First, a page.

Police are not only working from the police departments, but also at the homes of local residents.
Fifteen civilians graduated from the Hogansville Police Department’s Civilian Police Academy on Tuesday evening, after completing a 12-week program.
“The Civilian Police Academy is a thing that bridges both the community and the police department. It bridges trust. It’s created to have healthy environment to let everyone know that it’s not us against them, it’s us working together. It is one of the things I consider a great accomplishment for the city and for the citizens and the police department to work together.” said Chief Moses Ector.
The graduates met one Tuesday evening a month in which they learned about all aspects of policing. The program was free to participants and was taught by police officers and industry professionals.
“They learn it’s not like what you see on TV. There’s a difference in what you see on TV versus what cops really do.” said Hoansville Police Sgt. Richard Wolfe, who was an instructor for some of the CPA classes including the firearms training class.
Some of the subjects the graduates covered included investigations, public safety, homeland security, tasers, animal control, evidence collection, court/ probation services, among various areas of policing. They also toured the jail facility, could participate in ride-alongs with an officer and were given K-9 demonstrations. This year a firearms training class was added to the schedule, in which they were able to handle and fire two different firearms.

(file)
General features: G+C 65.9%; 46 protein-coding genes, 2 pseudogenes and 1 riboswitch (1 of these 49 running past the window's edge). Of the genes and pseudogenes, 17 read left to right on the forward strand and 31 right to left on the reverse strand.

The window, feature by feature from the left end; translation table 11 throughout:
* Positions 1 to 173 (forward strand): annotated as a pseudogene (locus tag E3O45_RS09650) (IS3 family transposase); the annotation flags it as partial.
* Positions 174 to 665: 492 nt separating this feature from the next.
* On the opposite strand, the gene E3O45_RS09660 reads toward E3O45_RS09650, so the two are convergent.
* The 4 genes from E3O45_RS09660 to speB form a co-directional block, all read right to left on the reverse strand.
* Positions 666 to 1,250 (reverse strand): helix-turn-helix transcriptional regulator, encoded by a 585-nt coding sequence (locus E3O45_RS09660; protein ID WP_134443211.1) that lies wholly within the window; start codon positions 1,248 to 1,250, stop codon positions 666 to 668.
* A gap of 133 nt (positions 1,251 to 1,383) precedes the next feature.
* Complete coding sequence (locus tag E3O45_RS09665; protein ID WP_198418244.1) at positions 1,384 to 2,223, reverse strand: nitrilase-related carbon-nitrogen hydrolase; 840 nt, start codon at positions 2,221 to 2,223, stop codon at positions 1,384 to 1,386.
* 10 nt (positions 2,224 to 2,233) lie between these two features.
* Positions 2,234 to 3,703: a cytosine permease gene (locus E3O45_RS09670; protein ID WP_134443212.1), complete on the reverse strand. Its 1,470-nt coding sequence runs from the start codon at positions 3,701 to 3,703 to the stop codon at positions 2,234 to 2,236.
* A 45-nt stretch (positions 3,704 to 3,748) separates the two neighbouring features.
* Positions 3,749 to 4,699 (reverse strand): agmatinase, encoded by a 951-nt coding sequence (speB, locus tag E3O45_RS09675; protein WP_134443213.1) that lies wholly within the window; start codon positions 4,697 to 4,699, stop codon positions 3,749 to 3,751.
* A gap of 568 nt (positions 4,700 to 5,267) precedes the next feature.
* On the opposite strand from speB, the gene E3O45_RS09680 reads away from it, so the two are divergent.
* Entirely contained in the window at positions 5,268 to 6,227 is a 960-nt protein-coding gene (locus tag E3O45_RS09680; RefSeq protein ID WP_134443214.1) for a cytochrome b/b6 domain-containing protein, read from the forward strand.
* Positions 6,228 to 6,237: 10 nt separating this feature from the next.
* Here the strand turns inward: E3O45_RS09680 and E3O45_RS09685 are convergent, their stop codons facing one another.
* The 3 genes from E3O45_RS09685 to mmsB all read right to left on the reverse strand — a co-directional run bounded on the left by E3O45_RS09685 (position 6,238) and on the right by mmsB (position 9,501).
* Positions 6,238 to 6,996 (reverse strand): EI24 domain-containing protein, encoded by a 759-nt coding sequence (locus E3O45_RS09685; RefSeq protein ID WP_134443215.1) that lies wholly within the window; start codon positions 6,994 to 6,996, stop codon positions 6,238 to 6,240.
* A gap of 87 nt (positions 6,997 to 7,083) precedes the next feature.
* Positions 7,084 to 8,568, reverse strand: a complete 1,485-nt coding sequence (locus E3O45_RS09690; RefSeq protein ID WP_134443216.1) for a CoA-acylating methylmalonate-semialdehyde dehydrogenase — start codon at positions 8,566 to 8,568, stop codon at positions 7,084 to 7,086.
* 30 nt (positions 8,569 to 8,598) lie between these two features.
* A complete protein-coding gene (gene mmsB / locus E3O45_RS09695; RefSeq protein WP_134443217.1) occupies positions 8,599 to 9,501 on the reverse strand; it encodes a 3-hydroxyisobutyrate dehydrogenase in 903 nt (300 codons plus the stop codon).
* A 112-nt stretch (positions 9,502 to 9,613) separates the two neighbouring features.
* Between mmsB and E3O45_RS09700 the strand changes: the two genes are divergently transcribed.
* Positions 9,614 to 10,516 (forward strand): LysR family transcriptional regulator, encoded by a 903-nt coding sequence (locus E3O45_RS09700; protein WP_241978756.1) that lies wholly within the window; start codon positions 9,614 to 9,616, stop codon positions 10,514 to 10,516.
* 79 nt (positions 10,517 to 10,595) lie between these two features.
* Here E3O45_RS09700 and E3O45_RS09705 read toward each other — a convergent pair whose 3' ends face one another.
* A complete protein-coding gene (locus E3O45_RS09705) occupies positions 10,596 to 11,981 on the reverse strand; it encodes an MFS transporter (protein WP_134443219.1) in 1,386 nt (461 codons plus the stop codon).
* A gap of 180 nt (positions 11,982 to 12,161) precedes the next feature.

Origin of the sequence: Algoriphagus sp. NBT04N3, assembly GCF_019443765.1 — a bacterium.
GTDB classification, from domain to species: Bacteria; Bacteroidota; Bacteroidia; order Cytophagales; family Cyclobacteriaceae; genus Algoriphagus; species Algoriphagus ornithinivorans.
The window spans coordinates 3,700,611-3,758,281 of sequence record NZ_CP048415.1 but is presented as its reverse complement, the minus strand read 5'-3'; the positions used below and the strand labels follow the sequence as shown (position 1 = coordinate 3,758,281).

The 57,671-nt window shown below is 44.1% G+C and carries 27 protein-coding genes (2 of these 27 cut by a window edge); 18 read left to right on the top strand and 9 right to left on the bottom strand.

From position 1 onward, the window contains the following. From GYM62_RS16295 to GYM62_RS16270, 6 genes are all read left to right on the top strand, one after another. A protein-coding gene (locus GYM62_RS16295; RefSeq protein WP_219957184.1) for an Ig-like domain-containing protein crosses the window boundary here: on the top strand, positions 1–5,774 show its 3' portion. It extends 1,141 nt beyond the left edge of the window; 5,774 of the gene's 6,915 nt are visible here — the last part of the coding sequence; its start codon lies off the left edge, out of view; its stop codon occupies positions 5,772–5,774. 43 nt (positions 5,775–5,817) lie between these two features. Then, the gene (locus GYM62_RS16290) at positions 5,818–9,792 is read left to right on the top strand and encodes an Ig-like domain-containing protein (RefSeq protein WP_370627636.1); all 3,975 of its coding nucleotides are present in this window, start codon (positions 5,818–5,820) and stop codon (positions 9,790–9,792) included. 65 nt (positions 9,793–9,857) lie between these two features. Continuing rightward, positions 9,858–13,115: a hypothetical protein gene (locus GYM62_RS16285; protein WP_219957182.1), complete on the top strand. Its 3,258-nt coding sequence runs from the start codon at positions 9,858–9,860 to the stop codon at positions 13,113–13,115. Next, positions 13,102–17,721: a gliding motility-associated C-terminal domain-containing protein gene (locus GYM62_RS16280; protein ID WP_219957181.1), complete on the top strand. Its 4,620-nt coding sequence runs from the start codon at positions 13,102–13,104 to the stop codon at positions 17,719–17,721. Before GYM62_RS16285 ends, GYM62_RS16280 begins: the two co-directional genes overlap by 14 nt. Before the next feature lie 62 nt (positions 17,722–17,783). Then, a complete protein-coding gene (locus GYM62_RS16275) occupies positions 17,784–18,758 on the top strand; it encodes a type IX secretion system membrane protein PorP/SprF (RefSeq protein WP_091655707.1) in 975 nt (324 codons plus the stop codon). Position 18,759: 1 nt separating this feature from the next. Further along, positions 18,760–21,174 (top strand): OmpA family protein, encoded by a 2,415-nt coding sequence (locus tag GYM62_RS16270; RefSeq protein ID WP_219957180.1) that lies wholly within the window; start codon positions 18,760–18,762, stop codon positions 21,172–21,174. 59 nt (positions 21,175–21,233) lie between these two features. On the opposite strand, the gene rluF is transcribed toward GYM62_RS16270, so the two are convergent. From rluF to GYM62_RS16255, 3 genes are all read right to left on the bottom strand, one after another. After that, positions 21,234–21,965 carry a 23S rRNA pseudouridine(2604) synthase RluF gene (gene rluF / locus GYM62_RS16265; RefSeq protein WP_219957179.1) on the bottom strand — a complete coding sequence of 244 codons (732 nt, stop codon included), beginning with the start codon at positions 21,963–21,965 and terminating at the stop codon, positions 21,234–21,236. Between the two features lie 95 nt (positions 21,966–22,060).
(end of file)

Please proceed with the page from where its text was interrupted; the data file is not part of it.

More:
“The gun shooting was my favorite. That was kind of exciting. I was a little nervous about it at first though.” said Laura Fomby, a second time graduate of the academy. “I also liked the Alzheimer’s class. I thought learning about the elderly was very interesting.”
In 1985, Orlando, Fla., was the first U.S. city to host a CPA, after the idea was borrowed from the police night school in Britain. The first class of graduates from the Hogansville CPA was in September of 2008. The goal was to bridge the divide between citizens and police and reduce crime through a stronger citizens commitment.
“We can’t be everywhere and see everything, but the citizens always see something.” said Wolfe. “They’re helping solve crimes.They give us the problem in their community and we’ll try to work together to help solve them.”
Wolfe said by going through the classes, the citizens also got an in depth look at how community policing gets the community involved by doing the blanket-to-elderly program and fruit basket program.
It is currently undetermined when classes will begin for the next CPA program. To find out more information about the Hogansville CPA, the contact the Hogansville Police Department at 706-637-6648.